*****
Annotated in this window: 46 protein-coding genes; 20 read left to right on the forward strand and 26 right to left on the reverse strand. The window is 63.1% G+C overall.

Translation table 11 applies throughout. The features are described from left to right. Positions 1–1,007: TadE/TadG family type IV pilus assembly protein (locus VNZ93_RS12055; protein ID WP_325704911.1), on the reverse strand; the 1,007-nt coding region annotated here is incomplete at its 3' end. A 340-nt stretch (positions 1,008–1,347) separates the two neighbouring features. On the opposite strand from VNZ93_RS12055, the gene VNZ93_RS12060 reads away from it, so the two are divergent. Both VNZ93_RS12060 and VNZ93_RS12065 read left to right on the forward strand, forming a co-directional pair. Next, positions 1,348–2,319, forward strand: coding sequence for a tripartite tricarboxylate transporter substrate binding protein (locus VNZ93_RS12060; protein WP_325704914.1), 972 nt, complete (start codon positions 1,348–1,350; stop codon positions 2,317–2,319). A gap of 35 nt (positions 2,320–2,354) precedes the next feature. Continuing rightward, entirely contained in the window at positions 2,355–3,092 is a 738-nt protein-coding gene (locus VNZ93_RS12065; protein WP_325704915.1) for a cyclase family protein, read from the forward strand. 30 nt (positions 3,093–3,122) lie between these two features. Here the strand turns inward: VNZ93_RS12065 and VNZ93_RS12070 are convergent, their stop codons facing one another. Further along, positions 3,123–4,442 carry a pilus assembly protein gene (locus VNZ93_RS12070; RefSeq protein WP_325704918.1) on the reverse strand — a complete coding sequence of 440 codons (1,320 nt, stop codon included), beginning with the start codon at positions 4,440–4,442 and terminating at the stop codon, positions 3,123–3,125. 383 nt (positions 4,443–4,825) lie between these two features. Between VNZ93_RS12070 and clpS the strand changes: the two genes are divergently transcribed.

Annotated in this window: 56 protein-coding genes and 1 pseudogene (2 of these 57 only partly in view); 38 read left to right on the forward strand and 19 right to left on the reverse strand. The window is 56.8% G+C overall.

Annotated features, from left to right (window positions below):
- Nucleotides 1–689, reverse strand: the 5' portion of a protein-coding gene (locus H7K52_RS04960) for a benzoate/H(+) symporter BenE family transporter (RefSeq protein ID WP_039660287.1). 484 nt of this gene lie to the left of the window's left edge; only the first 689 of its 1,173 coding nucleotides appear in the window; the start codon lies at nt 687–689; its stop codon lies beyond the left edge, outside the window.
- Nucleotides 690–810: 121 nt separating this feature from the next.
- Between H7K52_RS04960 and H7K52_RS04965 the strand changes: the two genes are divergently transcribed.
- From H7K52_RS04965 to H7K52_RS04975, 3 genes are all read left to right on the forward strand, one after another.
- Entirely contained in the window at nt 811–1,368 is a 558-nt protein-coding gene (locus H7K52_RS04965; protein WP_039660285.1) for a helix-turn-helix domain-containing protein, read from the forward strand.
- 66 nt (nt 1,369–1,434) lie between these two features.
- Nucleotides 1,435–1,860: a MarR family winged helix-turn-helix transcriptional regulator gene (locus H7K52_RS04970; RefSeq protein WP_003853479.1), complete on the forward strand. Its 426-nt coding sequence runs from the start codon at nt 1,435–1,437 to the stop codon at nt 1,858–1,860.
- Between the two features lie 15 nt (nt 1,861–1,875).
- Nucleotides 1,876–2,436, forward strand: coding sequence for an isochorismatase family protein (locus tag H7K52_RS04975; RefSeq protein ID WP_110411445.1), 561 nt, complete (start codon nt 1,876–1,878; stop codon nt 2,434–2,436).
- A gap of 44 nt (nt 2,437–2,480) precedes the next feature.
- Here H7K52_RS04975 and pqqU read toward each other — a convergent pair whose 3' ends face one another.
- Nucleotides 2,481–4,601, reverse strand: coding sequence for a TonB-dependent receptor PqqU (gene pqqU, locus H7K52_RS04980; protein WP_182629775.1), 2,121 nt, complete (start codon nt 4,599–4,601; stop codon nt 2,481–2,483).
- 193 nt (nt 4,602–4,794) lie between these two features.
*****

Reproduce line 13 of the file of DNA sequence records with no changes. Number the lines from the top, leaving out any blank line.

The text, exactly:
- Nucleotides 1,876–2,436, forward strand: coding sequence for an isochorismatase family protein (locus tag H7K52_RS04975; RefSeq protein ID WP_110411445.1), 561 nt, complete (start codon nt 1,876–1,878; stop codon nt 2,434–2,436).